Wilmington, Banc One: The Logic Behind 2 High-Priced Deals

Rising bank stock prices, up 62% since last October's low, have produced a rash of large bank acquisitions financed with stock.

Since late March, plans for four $100 million-plus deals have been announced. The potential acquirers include Wilmington Trust,, driving to build a Delaware empire by acquiring Sussex Trust Co.; and Banc One Corp., which is seeking the First Illinois Corp. franchise in Chicago's western suburbs.

Prices have been high: $61 million, or 220% of book value, for Wilmington's acquisition of Sussex Trust; and $373 million, or 275% of book value, for Banc One's acquisition of First Illinois.

Sound Reasons

No one disputes the strategic logic.

In the Wilmington-Sussex case, for example, both parties agree that combination was inevitable.

Sussex Trust's chief executive officer, Robert Thompson, said he regards the deal as an "absolutely excellent marriage."

David Gibson, an associate vice president at Wilmington Trust, said that the two institutions have "talked on and off for 10 years."

Wilmington Trust currently focuses on northern Delaware; in the southern part of the state, "historically, we're not strong in retail deposits or the commercial side," Mr. Gibson said.

Sussex, on the other hand, has built a strong franchise in southern Delaware.

A One-Third Market Share

"Post-merger, Wilmington will control a one-third market share," Mr. Gibson said. The combined $4.3 billion institution would be the only large independent bank in Delaware.

As for the Banc One/First Illinois combination, John McCoy, Banc One's CEO said: "First Illinois has strong positions in markets with characteristics we have traditionally favored, including being a strong retail and middle-market lending organization headquartered in a university town."

Bruce McPhee, First Illinois' 47-year-old CEO, shares Mr. McCoy's expectations for the deal. "Banc One will support our efforts with its resources, systems, and technology while maintaining the local autonomy of our banks," he said.

"This, in our mind, is the perfect blend."

The fly in the ointment is that both deals are expensive.

In order to attain a 15% return on investment in a reasonable period of time, Wilmington would have to pay no more than $45 million for Sussex. At the $61 million price, it would take Wilmington 12 years to earn a 10% return and 27 years to earn a 13% return.

(Underlying these projections is the assumption that Sussex Trust could reach a maximum sustainable long-term return on average assets of 1.70%. This assumption credits the Sussex acquisition with all projected savings in operational expenses and takes the view that, in the long run, Wilmington would enjoy great success in marketing its arsenal of fee-based services in the southern Delaware region.)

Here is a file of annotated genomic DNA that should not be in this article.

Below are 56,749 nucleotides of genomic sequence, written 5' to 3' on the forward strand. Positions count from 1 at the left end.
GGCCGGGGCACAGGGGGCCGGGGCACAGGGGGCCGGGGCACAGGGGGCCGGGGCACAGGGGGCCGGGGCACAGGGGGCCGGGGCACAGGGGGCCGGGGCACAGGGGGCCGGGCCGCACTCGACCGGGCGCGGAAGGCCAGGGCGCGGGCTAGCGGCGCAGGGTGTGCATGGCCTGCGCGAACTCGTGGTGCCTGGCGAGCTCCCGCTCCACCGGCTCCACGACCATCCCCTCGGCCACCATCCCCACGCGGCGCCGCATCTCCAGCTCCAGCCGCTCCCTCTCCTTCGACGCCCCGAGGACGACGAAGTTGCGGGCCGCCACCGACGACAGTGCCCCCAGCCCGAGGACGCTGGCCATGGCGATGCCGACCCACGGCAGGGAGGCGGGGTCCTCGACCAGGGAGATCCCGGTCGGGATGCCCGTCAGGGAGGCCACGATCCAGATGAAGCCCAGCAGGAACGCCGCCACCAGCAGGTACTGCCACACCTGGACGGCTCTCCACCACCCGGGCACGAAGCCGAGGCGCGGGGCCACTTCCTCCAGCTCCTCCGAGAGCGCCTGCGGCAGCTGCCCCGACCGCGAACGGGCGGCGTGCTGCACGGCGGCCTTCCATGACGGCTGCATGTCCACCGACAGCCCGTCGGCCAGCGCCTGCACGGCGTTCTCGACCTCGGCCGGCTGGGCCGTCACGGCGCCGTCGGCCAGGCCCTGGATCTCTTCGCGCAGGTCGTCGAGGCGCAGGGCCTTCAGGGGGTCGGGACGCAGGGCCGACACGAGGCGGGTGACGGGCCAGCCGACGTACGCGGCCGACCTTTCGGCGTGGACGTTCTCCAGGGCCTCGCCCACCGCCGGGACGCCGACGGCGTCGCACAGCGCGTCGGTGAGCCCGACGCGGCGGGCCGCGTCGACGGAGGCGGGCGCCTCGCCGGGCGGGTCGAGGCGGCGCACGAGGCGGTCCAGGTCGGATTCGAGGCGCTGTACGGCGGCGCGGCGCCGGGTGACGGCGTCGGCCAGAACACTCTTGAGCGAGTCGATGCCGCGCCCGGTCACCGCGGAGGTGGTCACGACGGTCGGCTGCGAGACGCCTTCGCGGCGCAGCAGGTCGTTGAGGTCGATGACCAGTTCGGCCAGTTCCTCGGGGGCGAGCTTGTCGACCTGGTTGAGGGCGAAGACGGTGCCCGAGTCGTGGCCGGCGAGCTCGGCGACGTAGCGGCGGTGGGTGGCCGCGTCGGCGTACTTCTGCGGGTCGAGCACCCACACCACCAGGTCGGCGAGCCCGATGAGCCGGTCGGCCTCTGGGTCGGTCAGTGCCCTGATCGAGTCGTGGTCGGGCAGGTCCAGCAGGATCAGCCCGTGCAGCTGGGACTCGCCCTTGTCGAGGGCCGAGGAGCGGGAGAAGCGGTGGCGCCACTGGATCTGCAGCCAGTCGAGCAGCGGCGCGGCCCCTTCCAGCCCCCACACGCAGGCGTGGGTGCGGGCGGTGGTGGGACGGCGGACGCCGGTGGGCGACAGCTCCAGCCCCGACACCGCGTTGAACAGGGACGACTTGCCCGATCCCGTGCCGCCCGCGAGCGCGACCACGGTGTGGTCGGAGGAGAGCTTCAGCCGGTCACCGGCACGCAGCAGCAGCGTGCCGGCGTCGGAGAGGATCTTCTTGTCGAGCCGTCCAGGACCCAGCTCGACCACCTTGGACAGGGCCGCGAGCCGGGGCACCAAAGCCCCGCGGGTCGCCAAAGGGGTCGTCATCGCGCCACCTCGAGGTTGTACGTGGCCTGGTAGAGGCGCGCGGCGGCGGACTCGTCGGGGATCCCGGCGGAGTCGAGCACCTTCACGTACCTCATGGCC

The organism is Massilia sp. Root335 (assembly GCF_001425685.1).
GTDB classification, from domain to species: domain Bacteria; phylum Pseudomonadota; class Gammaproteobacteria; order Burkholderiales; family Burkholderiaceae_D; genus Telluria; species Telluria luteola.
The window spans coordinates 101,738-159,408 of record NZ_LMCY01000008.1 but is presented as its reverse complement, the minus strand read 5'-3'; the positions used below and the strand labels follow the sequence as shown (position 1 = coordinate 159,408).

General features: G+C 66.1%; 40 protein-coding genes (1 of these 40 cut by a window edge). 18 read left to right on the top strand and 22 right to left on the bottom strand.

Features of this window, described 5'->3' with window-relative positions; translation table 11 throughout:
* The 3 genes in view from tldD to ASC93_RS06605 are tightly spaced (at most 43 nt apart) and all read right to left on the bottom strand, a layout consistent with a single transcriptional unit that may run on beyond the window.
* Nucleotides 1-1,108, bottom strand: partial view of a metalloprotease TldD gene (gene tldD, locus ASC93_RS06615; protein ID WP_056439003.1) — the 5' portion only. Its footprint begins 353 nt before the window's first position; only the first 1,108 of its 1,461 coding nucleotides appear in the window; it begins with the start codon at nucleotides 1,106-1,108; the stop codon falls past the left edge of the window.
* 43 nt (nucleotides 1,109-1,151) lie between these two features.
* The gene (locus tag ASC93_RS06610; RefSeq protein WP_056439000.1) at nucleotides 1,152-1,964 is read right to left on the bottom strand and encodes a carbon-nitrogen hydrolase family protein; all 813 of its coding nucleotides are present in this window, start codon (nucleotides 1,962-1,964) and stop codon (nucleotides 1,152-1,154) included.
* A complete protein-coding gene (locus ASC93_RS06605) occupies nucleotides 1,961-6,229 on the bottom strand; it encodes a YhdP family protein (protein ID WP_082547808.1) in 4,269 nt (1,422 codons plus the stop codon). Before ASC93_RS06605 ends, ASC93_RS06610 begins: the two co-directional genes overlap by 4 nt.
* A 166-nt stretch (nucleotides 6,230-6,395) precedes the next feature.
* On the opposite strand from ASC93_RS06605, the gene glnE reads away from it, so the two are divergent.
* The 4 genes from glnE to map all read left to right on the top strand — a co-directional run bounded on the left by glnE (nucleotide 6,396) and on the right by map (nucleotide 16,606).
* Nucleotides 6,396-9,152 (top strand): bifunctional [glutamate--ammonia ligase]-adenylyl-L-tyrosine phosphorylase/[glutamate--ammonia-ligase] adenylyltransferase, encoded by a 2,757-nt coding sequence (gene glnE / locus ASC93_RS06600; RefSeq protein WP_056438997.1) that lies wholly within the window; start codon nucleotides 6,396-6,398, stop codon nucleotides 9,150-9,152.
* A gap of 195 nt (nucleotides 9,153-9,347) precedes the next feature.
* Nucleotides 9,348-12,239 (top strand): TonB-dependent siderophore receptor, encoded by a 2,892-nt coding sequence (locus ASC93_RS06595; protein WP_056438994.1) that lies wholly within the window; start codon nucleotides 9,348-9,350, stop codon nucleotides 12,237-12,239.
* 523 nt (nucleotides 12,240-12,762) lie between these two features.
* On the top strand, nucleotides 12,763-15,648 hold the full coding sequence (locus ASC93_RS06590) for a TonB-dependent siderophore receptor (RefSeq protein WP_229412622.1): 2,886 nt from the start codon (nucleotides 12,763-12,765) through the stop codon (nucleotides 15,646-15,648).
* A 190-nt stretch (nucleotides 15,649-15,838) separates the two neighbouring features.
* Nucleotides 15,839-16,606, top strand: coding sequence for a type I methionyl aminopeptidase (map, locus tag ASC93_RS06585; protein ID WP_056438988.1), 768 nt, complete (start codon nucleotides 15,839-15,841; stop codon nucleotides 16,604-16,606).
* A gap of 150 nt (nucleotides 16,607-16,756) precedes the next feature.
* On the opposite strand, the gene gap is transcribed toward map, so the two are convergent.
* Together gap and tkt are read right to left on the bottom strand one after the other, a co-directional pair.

A Departure for Banc One

As for Banc One, it is clear that a buyer in Illinois must pay a price well above the current averages.

But this time, Banc One is paying too much to have reasonable expectations of generating a return of 14% or higher on its acquisition investment.

Our projections show that it would take Banc One 21 years to achieve a 12% return on its acquisition investment and 35 years to achieve a 13% return.

This pricing is uncharacteristic of Banc One transactions.

Paying such high prices can be justified only by considering several factors.

One is that with the rise of the acquiring banks' stock prices, the deals would be less painful to those banks' shareholders. In the mergers and acquisitions game, stock is not valued as highly as cash.

Another consideration is market dominance. After the over-capacity of the banking industry has been eliminated, market dominance could result in bigger profit margins.

Wilmington's acquisition would position it as the preeminent depository franchise in Delaware, controlling one-third of all normal deposits.

The combined $4.3 billion institution would stand as the indisputable leader of Delaware banking. Pro-forma capital would measure over 7.5% of assets. Earnings, after expense reductions, would be about 1.8% of assets.

(Only Wilmington shareholders, who face a 3.8% earnings dilution, would suffer - and then only mildly. The emergence of Wilmington as the premier Delaware bank, along with an expected increase in profitability, should mitigate the initial effects of shareholder dilution.)

Banc One's move would put it in a similarly strong position in Illinois. By positioning itself in the Chicago area Banc One, would be better able to expand its franchise as new opportunities presented themselves, especially with in-market acquisitions in the Chicago area that could greatly improve the economics of operations.

Lower Capital Costs

Wilmington and Banc One may also be betting that long-term capital costs will decline in the U.S. economy overall and the banking sector in particular.

If the perception of risk in the banking industry declines as bank consolidation proceeds and weak markets begin to recover, a lower return-on-investment standard may prove appropriate. [Graphs Omitted]

Mr. Dan Piro is executive editor of Bank Mergers and Acquisitions, a newsletter published by SNL Securities, a Charlottesville, Va., publishing firm that specializes in the banking and thrift industries. Mr. Kevin Stiroh is an SNL analyst.

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